Shakespeare's King Henry the eighth, a historical play, revised by J.P. Kemble; and now first publ. as it is acted at the Theatre Royal in Covent Garden (Google eBook)

Front Cover
1804
0 Reviews
  

What people are saying - Write a review

We haven't found any reviews in the usual places.

Selected pages

Common terms and phrases

Popular passages

Page 47 - A sure and safe one, though thy master miss'd it. Mark but my fall, and that that ruin'd me. Cromwell, I charge thee, fling away ambition : By that sin fell the angels...
Page 47 - Cromwell, I did not think to shed a tear In all my miseries; but thou hast forc'd me Out of thy honest truth to play the woman. Let's dry our eyes: and thus far hear me, Cromwell ; And, when I am forgotten, as I shall be ; And sleep in dull cold marble...
Page 49 - He was a scholar, and a ripe and good one; Exceeding wise, fair spoken, and persuading; Lofty, and sour, to them that lov"d him not; But to those men that sought him, sweet as summer: And though he were unsatisfied in getting, (Which was a sin) yet in bestowing, madam, He was most princely.
Page 45 - Farewell, a long farewell, to all my greatness ! This is the state of man : to-day he puts forth The tender leaves of hope ; to-morrow blossoms, And bears his blushing honours thick upon him : The third day comes a frost, a killing frost ; And, when he thinks, good easy man, full surely His greatness is a ripening, nips his root, And then he falls, as I do.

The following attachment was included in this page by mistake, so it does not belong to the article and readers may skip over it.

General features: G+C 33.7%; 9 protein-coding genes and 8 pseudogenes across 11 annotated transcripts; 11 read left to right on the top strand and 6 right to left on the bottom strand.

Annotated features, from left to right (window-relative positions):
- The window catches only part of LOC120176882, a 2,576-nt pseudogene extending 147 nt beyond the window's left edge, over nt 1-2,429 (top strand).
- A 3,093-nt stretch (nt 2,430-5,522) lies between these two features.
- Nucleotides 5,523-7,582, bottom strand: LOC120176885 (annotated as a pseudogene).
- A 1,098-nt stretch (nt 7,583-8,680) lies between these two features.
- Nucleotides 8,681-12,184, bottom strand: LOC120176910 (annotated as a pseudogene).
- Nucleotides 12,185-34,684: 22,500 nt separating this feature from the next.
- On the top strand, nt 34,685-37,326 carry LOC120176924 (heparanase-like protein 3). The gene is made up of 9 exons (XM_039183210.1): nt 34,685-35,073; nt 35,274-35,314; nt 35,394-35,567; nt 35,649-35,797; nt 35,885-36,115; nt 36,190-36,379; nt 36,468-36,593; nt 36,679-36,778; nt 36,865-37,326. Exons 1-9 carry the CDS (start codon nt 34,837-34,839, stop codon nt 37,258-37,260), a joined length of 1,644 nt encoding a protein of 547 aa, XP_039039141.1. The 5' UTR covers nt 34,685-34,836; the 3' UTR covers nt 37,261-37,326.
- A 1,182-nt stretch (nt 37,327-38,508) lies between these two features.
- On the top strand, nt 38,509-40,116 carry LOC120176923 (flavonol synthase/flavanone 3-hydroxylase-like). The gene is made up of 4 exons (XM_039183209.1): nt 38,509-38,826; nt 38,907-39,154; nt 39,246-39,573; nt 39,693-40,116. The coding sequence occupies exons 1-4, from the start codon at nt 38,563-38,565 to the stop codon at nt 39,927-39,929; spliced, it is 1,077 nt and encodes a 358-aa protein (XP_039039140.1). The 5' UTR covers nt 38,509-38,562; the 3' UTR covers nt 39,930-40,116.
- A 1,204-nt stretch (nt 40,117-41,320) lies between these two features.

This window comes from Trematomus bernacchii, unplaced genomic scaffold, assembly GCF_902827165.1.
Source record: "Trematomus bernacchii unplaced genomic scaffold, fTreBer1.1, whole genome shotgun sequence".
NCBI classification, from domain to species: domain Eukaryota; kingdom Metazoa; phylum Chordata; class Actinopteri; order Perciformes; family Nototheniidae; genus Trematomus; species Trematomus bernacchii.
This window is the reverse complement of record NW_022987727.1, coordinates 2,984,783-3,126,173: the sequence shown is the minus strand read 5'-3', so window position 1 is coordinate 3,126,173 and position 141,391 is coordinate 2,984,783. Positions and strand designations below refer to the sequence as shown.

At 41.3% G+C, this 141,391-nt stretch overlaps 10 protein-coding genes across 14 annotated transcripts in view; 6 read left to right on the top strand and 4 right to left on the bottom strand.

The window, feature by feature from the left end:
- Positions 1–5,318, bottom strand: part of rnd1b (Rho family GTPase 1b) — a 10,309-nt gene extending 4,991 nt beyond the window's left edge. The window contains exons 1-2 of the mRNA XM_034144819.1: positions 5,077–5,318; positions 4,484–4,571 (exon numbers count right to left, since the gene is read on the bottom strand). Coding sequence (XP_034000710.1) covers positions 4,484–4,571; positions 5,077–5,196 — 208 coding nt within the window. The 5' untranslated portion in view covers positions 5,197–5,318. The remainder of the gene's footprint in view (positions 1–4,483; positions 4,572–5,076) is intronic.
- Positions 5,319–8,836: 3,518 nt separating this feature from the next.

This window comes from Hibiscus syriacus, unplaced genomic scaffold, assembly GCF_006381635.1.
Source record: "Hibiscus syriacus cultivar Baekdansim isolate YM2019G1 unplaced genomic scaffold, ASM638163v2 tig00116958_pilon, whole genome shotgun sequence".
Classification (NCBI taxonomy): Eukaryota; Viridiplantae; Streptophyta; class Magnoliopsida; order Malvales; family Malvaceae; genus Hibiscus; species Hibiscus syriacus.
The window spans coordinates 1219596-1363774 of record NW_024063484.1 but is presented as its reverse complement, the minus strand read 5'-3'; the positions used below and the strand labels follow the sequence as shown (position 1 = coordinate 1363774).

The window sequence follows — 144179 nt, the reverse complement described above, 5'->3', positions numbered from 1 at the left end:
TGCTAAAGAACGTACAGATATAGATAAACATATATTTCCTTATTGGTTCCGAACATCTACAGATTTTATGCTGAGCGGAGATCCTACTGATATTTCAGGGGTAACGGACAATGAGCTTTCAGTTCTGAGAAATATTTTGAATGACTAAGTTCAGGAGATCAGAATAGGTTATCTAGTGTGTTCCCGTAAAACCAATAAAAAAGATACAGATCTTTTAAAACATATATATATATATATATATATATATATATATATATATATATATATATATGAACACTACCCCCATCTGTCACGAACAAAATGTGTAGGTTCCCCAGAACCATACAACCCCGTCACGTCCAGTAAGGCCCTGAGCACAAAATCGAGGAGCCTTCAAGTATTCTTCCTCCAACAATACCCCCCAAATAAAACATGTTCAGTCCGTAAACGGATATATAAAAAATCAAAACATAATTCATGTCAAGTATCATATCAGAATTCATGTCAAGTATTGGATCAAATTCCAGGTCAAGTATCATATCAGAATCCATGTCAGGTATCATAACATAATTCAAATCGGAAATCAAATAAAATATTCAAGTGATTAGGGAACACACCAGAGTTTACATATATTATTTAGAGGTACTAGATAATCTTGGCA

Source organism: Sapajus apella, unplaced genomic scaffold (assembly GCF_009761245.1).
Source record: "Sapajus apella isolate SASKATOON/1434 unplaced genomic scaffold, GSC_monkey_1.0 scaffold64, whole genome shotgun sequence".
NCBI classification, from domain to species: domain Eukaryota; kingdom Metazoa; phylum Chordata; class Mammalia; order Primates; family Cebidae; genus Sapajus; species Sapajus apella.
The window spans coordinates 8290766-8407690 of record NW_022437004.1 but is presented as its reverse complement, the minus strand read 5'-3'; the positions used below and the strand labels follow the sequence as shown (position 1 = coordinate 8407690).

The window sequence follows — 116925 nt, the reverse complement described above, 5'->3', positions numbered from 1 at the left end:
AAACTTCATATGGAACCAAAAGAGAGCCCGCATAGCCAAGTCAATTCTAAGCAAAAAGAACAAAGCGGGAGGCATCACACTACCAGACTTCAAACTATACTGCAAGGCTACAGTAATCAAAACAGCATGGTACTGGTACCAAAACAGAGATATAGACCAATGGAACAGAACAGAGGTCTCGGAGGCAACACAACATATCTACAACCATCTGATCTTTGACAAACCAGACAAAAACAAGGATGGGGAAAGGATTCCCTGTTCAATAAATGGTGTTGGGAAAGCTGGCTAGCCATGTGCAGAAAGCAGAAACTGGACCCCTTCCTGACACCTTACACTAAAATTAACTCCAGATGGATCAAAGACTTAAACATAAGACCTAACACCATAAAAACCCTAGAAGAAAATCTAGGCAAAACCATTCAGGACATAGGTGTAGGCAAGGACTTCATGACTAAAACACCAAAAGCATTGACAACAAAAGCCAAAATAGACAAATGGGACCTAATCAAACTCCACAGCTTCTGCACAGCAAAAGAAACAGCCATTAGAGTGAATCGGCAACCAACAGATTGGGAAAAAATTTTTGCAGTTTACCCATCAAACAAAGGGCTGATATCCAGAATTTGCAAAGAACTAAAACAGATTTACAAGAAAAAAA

Page 49 - Noble madam, Men's evil manners live in brass, their virtues We write in water. May it please your highness To hear me speak his good now ? Kath.
Page 63 - Her own shall bless her: Her foes shake like a field of beaten corn, And hang their heads with sorrow: Good grows with her : In her days every man shall eat in safety, Under his own vine, what he plants; and sing The merry songs of peace to all his neighbours...
Page 49 - Oxford ! one of which fell with him, Unwilling to outlive the good that did it ; The other, though unfinished, yet so famous, So excellent in art, and still so rising, That Christendom shall ever speak his virtue.
Page 47 - Love thyself last; cherish those hearts that hate thee; Corruption wins not more than honesty. Still in thy right hand carry gentle peace, To silence envious tongues; be just, and fear not. Let all the ends thou aim'st at be thy country's, Thy God's, and truth's; then, if thou fall'st, 0 Cromwell!
Page 46 - Long in his highness' favour, and do justice For truth's sake and his conscience; that his bones, When he has run his course and sleeps in blessings, May have a tomb of orphans
Page 47 - Pr'ythee, lead me in : There take an inventory of all I have, To the last penny : 'tis the king's : my robe, And my integrity to heaven, is all I dare now call mine own. O Cromwell, Cromwell, Had I but served my God with half the zeal I served my king, he would not in mine age Have left me naked to mine enemies.

Bibliographic information